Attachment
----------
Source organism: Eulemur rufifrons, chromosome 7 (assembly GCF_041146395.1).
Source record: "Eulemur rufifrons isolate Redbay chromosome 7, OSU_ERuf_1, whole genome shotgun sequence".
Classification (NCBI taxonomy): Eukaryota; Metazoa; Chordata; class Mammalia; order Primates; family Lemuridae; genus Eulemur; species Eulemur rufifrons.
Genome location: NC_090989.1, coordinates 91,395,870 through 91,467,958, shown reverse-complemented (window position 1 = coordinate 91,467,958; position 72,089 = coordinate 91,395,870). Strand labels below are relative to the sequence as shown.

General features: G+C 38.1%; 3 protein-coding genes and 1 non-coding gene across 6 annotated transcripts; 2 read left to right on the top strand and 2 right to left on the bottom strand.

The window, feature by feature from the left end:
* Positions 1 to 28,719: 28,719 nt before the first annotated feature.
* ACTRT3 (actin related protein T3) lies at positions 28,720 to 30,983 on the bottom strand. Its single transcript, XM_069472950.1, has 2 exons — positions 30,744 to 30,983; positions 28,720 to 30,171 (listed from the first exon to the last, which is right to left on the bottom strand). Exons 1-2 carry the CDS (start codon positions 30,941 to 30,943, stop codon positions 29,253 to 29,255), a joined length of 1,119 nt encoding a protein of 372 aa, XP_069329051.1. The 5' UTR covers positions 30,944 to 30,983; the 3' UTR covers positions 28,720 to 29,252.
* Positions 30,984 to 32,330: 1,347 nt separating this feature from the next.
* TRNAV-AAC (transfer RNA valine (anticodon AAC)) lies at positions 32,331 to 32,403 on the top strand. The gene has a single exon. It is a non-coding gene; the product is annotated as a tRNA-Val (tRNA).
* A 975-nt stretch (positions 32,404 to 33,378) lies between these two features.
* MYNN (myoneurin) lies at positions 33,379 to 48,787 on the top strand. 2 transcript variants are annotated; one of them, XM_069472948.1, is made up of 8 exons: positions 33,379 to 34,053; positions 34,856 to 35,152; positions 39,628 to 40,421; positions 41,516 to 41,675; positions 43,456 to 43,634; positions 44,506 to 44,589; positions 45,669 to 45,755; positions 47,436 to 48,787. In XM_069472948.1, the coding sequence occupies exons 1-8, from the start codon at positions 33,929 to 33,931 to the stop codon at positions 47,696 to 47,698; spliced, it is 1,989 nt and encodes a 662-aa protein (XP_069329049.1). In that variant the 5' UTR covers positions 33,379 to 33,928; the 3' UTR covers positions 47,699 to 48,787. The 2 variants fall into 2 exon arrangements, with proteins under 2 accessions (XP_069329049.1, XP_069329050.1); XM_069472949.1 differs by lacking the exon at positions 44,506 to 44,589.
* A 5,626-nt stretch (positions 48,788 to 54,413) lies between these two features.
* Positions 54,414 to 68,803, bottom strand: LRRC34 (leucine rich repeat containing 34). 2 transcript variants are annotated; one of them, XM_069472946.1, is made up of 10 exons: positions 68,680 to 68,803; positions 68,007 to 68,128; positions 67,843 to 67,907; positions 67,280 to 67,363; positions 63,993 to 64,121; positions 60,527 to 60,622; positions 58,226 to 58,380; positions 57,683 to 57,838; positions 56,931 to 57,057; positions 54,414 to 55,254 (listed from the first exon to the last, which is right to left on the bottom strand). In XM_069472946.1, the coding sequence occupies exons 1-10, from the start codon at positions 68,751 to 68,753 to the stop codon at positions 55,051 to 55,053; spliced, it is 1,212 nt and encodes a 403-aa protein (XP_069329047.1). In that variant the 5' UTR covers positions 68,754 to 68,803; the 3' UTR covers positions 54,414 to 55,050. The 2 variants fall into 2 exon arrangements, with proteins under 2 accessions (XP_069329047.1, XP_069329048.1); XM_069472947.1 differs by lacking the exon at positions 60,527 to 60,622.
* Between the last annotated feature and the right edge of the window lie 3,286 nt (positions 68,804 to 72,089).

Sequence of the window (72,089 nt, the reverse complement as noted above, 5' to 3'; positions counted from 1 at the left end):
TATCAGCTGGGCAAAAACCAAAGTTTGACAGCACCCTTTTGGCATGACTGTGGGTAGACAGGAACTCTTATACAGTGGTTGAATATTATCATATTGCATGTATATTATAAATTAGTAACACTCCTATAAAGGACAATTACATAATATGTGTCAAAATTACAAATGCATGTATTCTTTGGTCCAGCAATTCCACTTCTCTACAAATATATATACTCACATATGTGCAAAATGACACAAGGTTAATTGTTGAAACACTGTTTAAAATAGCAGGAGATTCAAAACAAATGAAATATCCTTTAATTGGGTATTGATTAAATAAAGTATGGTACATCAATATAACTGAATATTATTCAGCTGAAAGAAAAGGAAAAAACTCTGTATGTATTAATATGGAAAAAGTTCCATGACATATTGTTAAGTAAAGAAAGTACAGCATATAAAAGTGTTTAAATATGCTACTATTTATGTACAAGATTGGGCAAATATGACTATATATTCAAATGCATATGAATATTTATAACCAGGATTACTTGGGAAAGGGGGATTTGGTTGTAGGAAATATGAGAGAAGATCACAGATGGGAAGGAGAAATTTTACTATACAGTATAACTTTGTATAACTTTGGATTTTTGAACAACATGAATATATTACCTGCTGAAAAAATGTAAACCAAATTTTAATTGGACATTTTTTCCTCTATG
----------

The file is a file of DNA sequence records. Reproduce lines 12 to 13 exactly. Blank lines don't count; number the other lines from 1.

* MYNN (myoneurin) lies at positions 33,379 to 48,787 on the top strand. 2 transcript variants are annotated; one of them, XM_069472948.1, is made up of 8 exons: positions 33,379 to 34,053; positions 34,856 to 35,152; positions 39,628 to 40,421; positions 41,516 to 41,675; positions 43,456 to 43,634; positions 44,506 to 44,589; positions 45,669 to 45,755; positions 47,436 to 48,787. In XM_069472948.1, the coding sequence occupies exons 1-8, from the start codon at positions 33,929 to 33,931 to the stop codon at positions 47,696 to 47,698; spliced, it is 1,989 nt and encodes a 662-aa protein (XP_069329049.1). In that variant the 5' UTR covers positions 33,379 to 33,928; the 3' UTR covers positions 47,699 to 48,787. The 2 variants fall into 2 exon arrangements, with proteins under 2 accessions (XP_069329049.1, XP_069329050.1); XM_069472949.1 differs by lacking the exon at positions 44,506 to 44,589.
* A 5,626-nt stretch (positions 48,788 to 54,413) lies between these two features.